Now I am a woman of average height, which means that my nose is pretty much on a level with the tails of the sheep in the parlour. I can see what you’re thinking. Thankfully, the laws of physics apply. By the time the warm, stinking mess reached me, gravity had taken effect and it had dropped a few inches. It landed in, and on, my collar. I was wearing a zip-up sweatshirt and a shirt underneath, both slightly undone at the top. I stared in shock for a few seconds at the mess sliding down the front of my sweatshirt, and then attempted to remove it without spreading it further. I kind of rolled the sweatshirt up from the bottom, trying to contain everything, and then draw it over my head. This didn’t really work as well as I’d hoped. I removed the sweatshirt, but spread the contents on my chin in the process. I grabbed handfuls of wet-wipes and tried to clean my chin, and remove the gobs of poo on the outside, and inside, of my shirt collar. Basically, I spread it around a bit, making the affected area worse, and damp into the bargain. There wasn’t much I could apart from strip further, and it wasn’t a particularly warm morning. I had to spend the next hour and a half with a damp shirt, the aroma reaching my nostrils every time I moved.

Thank you for letting me share that with you, I wish I could share the smell too, as I am heartily sick of it now.

Sardine Pasta Bake

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This wonderful little concoction is fairly cheap, packed full of healthy fish oils, easy to make, and tastes good too. What more could you possible want? A few weeks ago I bought a packet of fresh sardines, 99p for 200g (3 sardines). I pulled them out of the freezer the other day, thinking I should probably actually use them. The only problem I had with this dish was the bones, but tinned sardines would work equally well, and the bones are not such a problem. I would say approx 100g (1 to 1 1/2 fish) fresh or 1/2 tin canned fish per person.

4 to 6 fresh sardines, or 2 tins sardines

1 lb pasta shapes

1 tin chopped tomatoes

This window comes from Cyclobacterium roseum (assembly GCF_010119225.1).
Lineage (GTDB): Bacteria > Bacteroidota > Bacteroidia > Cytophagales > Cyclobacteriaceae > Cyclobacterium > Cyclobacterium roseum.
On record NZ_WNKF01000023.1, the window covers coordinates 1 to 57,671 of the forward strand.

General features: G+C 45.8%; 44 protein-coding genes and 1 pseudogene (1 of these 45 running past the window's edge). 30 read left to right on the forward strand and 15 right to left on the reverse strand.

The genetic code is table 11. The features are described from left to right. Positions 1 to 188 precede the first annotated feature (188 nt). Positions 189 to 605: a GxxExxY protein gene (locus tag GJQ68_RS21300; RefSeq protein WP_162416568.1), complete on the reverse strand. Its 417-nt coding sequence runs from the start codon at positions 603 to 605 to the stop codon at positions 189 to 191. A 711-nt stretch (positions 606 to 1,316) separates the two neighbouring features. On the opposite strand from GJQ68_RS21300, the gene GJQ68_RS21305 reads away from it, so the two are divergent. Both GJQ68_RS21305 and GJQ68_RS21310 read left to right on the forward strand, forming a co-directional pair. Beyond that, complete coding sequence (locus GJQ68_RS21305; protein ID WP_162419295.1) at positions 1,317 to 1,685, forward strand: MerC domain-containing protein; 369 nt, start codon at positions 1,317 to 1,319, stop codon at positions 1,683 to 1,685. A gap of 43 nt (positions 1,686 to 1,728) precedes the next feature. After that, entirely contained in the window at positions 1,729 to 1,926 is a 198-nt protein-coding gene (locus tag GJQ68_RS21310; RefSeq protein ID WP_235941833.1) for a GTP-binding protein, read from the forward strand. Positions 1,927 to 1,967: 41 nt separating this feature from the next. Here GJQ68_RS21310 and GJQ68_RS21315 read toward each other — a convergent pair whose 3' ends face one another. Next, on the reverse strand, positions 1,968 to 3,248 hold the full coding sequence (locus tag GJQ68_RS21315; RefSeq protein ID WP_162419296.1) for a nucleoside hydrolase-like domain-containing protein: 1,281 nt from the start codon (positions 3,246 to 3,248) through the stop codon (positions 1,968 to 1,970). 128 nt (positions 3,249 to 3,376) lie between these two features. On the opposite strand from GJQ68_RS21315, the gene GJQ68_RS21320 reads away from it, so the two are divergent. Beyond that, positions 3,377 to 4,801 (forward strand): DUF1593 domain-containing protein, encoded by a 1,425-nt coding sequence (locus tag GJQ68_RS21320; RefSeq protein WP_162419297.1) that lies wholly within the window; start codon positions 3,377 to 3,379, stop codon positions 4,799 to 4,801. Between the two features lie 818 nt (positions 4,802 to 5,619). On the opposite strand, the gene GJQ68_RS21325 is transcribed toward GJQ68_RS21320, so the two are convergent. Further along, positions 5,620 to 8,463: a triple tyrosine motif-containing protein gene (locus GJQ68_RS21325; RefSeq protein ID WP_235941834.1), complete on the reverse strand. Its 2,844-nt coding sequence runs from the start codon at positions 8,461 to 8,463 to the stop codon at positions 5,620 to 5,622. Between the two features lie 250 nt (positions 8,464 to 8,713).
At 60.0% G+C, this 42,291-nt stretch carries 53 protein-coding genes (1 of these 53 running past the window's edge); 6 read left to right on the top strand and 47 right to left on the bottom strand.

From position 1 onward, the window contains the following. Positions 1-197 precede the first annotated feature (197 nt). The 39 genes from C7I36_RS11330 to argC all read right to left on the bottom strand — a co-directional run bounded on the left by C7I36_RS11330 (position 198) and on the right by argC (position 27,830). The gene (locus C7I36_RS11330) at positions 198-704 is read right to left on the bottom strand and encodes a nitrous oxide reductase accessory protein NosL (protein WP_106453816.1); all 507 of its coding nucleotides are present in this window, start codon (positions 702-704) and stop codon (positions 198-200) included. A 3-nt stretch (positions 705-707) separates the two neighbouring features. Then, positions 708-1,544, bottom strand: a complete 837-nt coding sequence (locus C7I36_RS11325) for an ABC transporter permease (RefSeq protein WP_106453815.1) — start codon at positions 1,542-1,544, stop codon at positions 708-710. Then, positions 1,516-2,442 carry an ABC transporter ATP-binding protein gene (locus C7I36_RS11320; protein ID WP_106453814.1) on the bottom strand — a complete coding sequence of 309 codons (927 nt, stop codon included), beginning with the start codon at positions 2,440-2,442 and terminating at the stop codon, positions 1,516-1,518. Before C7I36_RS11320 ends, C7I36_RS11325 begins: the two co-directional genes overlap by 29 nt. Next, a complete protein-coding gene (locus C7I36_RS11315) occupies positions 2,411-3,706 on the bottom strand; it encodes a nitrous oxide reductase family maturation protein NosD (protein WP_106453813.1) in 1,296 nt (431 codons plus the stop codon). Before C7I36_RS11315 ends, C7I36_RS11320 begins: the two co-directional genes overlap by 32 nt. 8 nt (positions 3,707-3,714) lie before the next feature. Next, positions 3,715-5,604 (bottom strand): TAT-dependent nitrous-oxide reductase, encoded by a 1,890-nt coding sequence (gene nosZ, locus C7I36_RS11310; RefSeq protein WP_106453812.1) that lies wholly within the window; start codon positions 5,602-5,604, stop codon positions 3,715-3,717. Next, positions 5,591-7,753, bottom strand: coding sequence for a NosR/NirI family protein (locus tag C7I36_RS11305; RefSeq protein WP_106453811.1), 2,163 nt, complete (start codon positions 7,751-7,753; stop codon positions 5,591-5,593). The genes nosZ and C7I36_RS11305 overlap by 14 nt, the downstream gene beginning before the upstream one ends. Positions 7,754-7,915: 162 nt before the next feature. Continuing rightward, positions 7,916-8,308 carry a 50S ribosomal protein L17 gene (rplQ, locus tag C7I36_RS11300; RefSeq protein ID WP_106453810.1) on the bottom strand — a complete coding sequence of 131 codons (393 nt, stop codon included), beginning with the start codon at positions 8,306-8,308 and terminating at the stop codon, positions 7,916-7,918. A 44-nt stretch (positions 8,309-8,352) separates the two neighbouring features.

a little milk (or pouring cream)

a generous pinch of Italian seasoning

2 slices of bread, crumbed

Boil the pasta for no more than 5 minutes, you only want it partially cooked. Grease the bottom of an oven-proof dish and arrange the sardines in the bottom. When the pasta is cooked, mix the herbs and tomatoes in with it and then pour it over the fish. Add a little milk to bring the liquid almost level with the top of the pasta. Sprinkle the bread crumbs over the top and bake at 200°C for 25 minutes. Easy!

BBQ Chicken Portions

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Last night I tried out this new recipe I found, making  a few tweaks depending on what I had available. Here’s how it goes:

 

8 chicken pieces (I used a mixture of drumsticks and thighs)

6 squirts (tbsp) ketchup

3 tbsp vinegar

2 tbsp soy sauce

2 tsp honey

1 garlic clove (or 1/4 tsp garlic salt)

1/2 tsp thyme

Mix all the sauce ingredients in a lidded tub (clip lock are perfect) and add the chicken pieces. Give it a good shake to make sure they are all coated well. (This is where a well-sealed lid comes in handy!) I did this in the afternoon and left it in the fridge for a few hours to marinate, but you don’t have to do this. Line a baking tin with foil (you don’t have to, but it makes it easier to clean later on!) and place the chicken in a single layer inside. Pour the sauce over, and bake at 200°C for 30 – 40 minutes. Check the chicken is cooked by cutting into one of the larges portions with a sharp knife, and make sure the juices are clear, not pink.

While the chicken is cooking, start the rice. It’s up to you how you do it, but I always use the absorption method. I put peas in it too, and would have used sweetcorn, but I was all out. Put the rice (and any veg) into a large pan, then pour cold water in, until the water level is about 1 – 1 1/2 cm above the rice. Bring to the boil, then turn off the heat, but leave it sitting with the lid on for about 20 minutes, or until all the water has been absorbed. You may need to experiment with different sized saucepans until you get it just right, I like to use a mid-sized pan for just the 2 of us, so the rice is no more than 2 cm deep.